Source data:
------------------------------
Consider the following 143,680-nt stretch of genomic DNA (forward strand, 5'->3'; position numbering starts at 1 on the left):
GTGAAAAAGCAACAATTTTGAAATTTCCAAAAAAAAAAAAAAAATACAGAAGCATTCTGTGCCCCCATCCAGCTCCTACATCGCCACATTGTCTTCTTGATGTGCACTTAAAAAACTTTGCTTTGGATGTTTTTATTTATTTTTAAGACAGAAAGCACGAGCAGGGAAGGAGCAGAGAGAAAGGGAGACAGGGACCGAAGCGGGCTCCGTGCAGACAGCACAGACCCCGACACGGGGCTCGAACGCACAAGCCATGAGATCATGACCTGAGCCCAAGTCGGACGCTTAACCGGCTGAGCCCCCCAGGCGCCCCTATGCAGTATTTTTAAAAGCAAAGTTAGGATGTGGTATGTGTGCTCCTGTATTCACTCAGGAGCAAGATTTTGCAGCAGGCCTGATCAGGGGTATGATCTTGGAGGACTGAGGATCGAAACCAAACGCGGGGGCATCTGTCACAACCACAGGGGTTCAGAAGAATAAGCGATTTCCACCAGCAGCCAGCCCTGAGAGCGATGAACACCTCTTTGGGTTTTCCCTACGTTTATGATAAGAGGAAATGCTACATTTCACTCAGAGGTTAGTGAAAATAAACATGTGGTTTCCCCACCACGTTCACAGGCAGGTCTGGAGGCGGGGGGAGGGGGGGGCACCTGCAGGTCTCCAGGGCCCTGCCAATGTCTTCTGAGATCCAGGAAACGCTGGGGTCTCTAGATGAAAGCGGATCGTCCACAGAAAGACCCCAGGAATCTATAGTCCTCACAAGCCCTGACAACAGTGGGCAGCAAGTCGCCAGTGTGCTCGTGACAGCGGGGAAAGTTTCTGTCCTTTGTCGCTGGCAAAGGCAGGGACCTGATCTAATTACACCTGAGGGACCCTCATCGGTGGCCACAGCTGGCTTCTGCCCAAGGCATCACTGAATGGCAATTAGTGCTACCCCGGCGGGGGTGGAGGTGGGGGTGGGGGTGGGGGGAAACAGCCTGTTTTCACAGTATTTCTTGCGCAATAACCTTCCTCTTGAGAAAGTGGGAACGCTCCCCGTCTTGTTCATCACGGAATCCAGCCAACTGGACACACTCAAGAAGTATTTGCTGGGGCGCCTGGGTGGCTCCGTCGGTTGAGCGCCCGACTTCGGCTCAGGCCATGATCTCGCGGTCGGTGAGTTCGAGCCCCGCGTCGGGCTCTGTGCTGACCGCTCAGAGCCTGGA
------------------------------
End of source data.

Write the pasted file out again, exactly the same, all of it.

Consider the following 143,680-nt stretch of genomic DNA (forward strand, 5'->3'; position numbering starts at 1 on the left):
GTGAAAAAGCAACAATTTTGAAATTTCCAAAAAAAAAAAAAAAATACAGAAGCATTCTGTGCCCCCATCCAGCTCCTACATCGCCACATTGTCTTCTTGATGTGCACTTAAAAAACTTTGCTTTGGATGTTTTTATTTATTTTTAAGACAGAAAGCACGAGCAGGGAAGGAGCAGAGAGAAAGGGAGACAGGGACCGAAGCGGGCTCCGTGCAGACAGCACAGACCCCGACACGGGGCTCGAACGCACAAGCCATGAGATCATGACCTGAGCCCAAGTCGGACGCTTAACCGGCTGAGCCCCCCAGGCGCCCCTATGCAGTATTTTTAAAAGCAAAGTTAGGATGTGGTATGTGTGCTCCTGTATTCACTCAGGAGCAAGATTTTGCAGCAGGCCTGATCAGGGGTATGATCTTGGAGGACTGAGGATCGAAACCAAACGCGGGGGCATCTGTCACAACCACAGGGGTTCAGAAGAATAAGCGATTTCCACCAGCAGCCAGCCCTGAGAGCGATGAACACCTCTTTGGGTTTTCCCTACGTTTATGATAAGAGGAAATGCTACATTTCACTCAGAGGTTAGTGAAAATAAACATGTGGTTTCCCCACCACGTTCACAGGCAGGTCTGGAGGCGGGGGGAGGGGGGGGCACCTGCAGGTCTCCAGGGCCCTGCCAATGTCTTCTGAGATCCAGGAAACGCTGGGGTCTCTAGATGAAAGCGGATCGTCCACAGAAAGACCCCAGGAATCTATAGTCCTCACAAGCCCTGACAACAGTGGGCAGCAAGTCGCCAGTGTGCTCGTGACAGCGGGGAAAGTTTCTGTCCTTTGTCGCTGGCAAAGGCAGGGACCTGATCTAATTACACCTGAGGGACCCTCATCGGTGGCCACAGCTGGCTTCTGCCCAAGGCATCACTGAATGGCAATTAGTGCTACCCCGGCGGGGGTGGAGGTGGGGGTGGGGGTGGGGGGAAACAGCCTGTTTTCACAGTATTTCTTGCGCAATAACCTTCCTCTTGAGAAAGTGGGAACGCTCCCCGTCTTGTTCATCACGGAATCCAGCCAACTGGACACACTCAAGAAGTATTTGCTGGGGCGCCTGGGTGGCTCCGTCGGTTGAGCGCCCGACTTCGGCTCAGGCCATGATCTCGCGGTCGGTGAGTTCGAGCCCCGCGTCGGGCTCTGTGCTGACCGCTCAGAGCCTGGA